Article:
I had two bad Sundays in a row. Days when I had to talk myself out of crying. Days when I gripped the steering wheel and forced myself to think of all the good and positive things that we have going for us. On both of these days we went for long bike rides and that helped. I see Oliver holding his body straight as his strong legs pump and the bike sways from side to side beneath him. I watch as he languidly coasts on straightaways, steering his bike so precisely this way and that. I see him aware of and reacting to all the potential dangers in his environment. And I see the look of joy and competence on his face. He is capable, more so than I dared to hope a few short years ago.
But on each of these Sundays I also have had to witness Oliver struggle with even the simplest of social interactions. I see him unable to stay sitting through the circle-time song in the Sunday School classroom where I have brought the two boys and then crying out for the box of Legos that he has spied on the shelf. I see the other kids looking at Oliver as he vocally comforts himself, also seeing when I have to leave the room with him. I see them appraising him and thinking to themselves: there is something wrong with that boy. Later, during the closing prayer -- after hours and hours of elapsed time which only read as 30 minutes on the clock -- as I stand close to Oliver, quietly urging him to stay with the others, the girl next to him refuses to hold his hand. "That's OK," I tell her, "I'll hold his hand." And it is OK, I remind myself, he will learn and she will learn. And I have to believe it to be true because as I say goodbye to the Sunday school teacher and her husband I tell them: "See you next week!" in what I hope is a cheery tone. And she must believe me because she hands me a piece of paper with her phone number written on it and says "Call me. Let's talk about what we can do to make this a good experience for Oliver." I have my doubts. Lots and lots of doubt. But I will call her. And I will try.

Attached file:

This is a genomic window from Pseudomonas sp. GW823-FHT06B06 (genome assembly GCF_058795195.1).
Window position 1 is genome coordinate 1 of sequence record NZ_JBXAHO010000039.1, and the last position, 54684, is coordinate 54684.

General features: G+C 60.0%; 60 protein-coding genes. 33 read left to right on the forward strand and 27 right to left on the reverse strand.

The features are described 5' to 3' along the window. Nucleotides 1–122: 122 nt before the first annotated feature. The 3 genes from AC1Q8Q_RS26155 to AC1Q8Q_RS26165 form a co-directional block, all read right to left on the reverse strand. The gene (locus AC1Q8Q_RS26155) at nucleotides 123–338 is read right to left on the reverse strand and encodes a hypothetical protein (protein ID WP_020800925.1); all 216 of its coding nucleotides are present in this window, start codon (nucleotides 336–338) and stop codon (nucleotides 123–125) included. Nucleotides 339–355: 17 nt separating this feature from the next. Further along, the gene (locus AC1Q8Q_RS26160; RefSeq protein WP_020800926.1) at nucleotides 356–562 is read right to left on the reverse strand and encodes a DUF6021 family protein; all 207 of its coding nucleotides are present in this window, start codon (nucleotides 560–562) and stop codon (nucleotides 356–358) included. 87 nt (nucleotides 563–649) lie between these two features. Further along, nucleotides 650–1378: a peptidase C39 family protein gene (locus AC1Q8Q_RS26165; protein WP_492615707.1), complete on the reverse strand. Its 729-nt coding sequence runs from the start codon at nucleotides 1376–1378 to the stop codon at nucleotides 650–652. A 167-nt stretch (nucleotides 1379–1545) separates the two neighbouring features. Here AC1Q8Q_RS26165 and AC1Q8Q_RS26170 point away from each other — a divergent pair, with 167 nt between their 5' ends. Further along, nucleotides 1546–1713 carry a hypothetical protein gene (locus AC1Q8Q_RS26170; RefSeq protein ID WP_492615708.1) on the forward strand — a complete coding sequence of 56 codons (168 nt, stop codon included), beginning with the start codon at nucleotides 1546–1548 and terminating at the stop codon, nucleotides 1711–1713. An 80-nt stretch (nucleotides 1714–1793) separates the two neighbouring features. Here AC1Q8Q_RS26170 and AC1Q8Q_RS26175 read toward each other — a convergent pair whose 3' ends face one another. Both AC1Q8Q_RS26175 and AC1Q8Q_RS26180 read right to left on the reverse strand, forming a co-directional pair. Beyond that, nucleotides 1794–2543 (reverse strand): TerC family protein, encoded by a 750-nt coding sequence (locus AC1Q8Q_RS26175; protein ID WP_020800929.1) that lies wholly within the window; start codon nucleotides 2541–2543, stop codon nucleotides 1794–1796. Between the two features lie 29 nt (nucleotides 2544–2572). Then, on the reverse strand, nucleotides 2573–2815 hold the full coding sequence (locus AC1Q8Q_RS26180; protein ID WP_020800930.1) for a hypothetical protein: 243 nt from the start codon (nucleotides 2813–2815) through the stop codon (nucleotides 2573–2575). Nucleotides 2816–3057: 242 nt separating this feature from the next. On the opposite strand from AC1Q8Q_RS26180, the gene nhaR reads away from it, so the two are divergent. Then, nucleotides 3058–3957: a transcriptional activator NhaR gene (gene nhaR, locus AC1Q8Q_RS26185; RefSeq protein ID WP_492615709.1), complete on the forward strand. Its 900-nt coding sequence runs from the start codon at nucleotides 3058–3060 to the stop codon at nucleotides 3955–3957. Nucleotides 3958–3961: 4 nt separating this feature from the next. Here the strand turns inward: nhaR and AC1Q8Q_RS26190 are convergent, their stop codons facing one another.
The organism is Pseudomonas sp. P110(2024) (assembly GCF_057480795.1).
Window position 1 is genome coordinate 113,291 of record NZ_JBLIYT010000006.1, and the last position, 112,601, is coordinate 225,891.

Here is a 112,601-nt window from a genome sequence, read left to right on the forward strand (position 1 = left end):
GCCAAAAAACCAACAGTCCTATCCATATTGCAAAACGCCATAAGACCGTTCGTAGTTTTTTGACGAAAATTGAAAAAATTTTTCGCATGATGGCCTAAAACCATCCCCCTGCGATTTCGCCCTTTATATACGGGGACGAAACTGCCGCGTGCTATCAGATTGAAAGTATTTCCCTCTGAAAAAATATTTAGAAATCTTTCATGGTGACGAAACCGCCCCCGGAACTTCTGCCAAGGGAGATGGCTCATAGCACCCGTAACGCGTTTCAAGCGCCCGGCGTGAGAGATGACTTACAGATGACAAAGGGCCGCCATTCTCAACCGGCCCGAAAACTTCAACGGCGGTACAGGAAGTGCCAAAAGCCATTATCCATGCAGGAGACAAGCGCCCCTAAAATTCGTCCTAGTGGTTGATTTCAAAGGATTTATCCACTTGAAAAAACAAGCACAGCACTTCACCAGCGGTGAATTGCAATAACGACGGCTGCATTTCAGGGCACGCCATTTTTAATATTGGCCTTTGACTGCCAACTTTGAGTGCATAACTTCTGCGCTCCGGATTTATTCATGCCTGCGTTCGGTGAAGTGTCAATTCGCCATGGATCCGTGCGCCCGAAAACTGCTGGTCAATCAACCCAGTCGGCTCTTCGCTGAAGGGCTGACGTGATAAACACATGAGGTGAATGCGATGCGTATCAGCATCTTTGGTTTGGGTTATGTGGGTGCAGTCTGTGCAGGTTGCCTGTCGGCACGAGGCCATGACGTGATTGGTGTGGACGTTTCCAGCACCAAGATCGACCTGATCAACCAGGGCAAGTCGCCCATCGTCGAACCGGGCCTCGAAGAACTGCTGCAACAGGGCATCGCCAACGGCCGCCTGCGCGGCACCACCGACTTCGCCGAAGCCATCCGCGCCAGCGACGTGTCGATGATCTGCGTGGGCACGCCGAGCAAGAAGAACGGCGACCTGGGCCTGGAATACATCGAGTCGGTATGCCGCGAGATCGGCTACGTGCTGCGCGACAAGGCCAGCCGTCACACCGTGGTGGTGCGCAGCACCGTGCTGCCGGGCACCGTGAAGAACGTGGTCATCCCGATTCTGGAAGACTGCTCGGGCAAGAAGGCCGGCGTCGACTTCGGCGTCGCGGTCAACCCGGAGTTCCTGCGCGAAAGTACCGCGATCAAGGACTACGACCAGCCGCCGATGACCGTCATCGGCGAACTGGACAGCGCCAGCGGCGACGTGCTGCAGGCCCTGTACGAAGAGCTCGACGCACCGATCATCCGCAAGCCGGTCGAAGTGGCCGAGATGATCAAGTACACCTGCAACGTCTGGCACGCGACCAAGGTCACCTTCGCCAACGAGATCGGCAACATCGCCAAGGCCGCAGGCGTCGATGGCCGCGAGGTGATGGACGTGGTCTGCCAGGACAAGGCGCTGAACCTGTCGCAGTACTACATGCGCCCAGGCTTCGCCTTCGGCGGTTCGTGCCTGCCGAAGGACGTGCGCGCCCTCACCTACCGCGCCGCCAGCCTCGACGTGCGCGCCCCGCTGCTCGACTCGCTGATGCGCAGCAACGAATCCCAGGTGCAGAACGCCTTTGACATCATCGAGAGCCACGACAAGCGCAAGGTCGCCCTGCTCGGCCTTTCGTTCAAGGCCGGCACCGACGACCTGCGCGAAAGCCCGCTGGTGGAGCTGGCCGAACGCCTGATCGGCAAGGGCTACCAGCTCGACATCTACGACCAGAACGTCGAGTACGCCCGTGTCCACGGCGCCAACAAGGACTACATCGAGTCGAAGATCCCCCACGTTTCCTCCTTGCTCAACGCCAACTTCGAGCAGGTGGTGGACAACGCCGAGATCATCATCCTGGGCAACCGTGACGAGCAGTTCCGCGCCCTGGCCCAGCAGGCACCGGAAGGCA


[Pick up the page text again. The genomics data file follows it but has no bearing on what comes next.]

And I grip the steering wheel all the way home.